Posts Tagged ‘Gini Dietrich’
Each year, the #Nifty50 awards honor 50 men and 50 women who actively engage on Twitter. 2011 was the inaugural year. In 2012, the #Nifty50 recognized the top men and women on Twitter in the technology realm.
The purpose of the award is to acknowledge the contributions of honorees to their fields, as well as their level of engagement on Twitter; to encourage interaction with these leaders; and to expand social networks. When the timing is right, the #Nifty50 will be expanded to include an element of social good—the #Nifty50 Kids project, which will provide access to advanced technologies for low-income children.
This year’s #Nifty50 highlights men and women who write—more specifically, who regularly produce some form of business-related online content (blog posts, news articles, videos, infographics, etc.)—and who actively engage on Twitter. The honorees include both full-time (e.g., journalists, authors, or PR professionals) and part-time writers (e.g., bloggers).
Since the first awards, the #Nifty50 hashtag has been tweeted and retweeted nearly 7,000 times, with a total exposure of more than 50 million people, according to Topsy. The #Nifty50 was also featured in the new book by Mark (@mnburgess) and Cheryl Burgess (@ckburgess), The Social Employee (McGraw-Hill, August 2013) How Great Companies Make Social Media Work – Success Lessons from IBM, AT&T, Dell, Cisco, Southwest Airlines, Adobe, and Domo on building a social culture.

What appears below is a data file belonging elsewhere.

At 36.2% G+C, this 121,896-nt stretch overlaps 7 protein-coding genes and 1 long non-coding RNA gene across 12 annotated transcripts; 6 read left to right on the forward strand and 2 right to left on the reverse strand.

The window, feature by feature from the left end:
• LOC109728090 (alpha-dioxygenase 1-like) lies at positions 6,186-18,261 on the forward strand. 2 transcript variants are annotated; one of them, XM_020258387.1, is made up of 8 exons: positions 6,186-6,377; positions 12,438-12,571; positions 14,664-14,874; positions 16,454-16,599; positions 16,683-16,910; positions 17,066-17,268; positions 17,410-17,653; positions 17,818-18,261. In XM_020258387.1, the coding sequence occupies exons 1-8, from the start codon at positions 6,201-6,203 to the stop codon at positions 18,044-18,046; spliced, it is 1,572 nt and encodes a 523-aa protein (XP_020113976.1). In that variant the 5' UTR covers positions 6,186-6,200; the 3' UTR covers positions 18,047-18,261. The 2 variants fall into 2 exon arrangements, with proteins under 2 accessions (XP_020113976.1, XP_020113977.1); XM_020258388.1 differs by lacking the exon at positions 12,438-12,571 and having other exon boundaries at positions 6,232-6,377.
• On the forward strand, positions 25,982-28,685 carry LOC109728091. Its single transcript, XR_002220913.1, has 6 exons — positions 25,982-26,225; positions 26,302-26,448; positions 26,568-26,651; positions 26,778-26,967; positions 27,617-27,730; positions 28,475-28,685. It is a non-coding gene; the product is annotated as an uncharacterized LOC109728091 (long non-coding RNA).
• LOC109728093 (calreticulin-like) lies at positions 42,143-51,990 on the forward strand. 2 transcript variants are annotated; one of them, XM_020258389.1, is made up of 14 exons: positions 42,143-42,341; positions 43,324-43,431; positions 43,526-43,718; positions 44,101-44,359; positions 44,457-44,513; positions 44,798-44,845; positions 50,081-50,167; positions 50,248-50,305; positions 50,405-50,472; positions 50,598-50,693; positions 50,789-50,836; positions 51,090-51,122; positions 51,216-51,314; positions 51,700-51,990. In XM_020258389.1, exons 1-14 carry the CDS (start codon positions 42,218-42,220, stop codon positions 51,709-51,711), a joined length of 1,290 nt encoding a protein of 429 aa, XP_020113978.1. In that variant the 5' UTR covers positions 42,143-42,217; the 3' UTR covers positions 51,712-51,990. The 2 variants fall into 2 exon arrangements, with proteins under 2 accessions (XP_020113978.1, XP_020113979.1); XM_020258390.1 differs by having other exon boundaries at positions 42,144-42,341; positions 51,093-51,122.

For 2013, we’re pleased to honor 50 women (below) and 50 men (in a post on the Blue Focus Marketing Blog) who are both outstanding writers and content producers and active social media connectors and engagers. Beyond their professional lives, the interests of these women range from the fairly conventional (travel, food, wine, health, fashion, family) to the unexpected (Star Wars, Milk Duds, beer, Swedish fish).
We’re proud to acknowledge these 50 women from 48 different organizations as the top #Nifty50 women writers on Twitter for 2013. You can find and subscribe to or follow the entire list on Twitter here.
(Editor’s note: Though I’d be proud to claim her as a member of my extended clan, I’m fairly certain that Marissa Pick and I have no familial relationship.)
Meghan M. Biro
Anne Deeter Gallaher
Esta H. Singer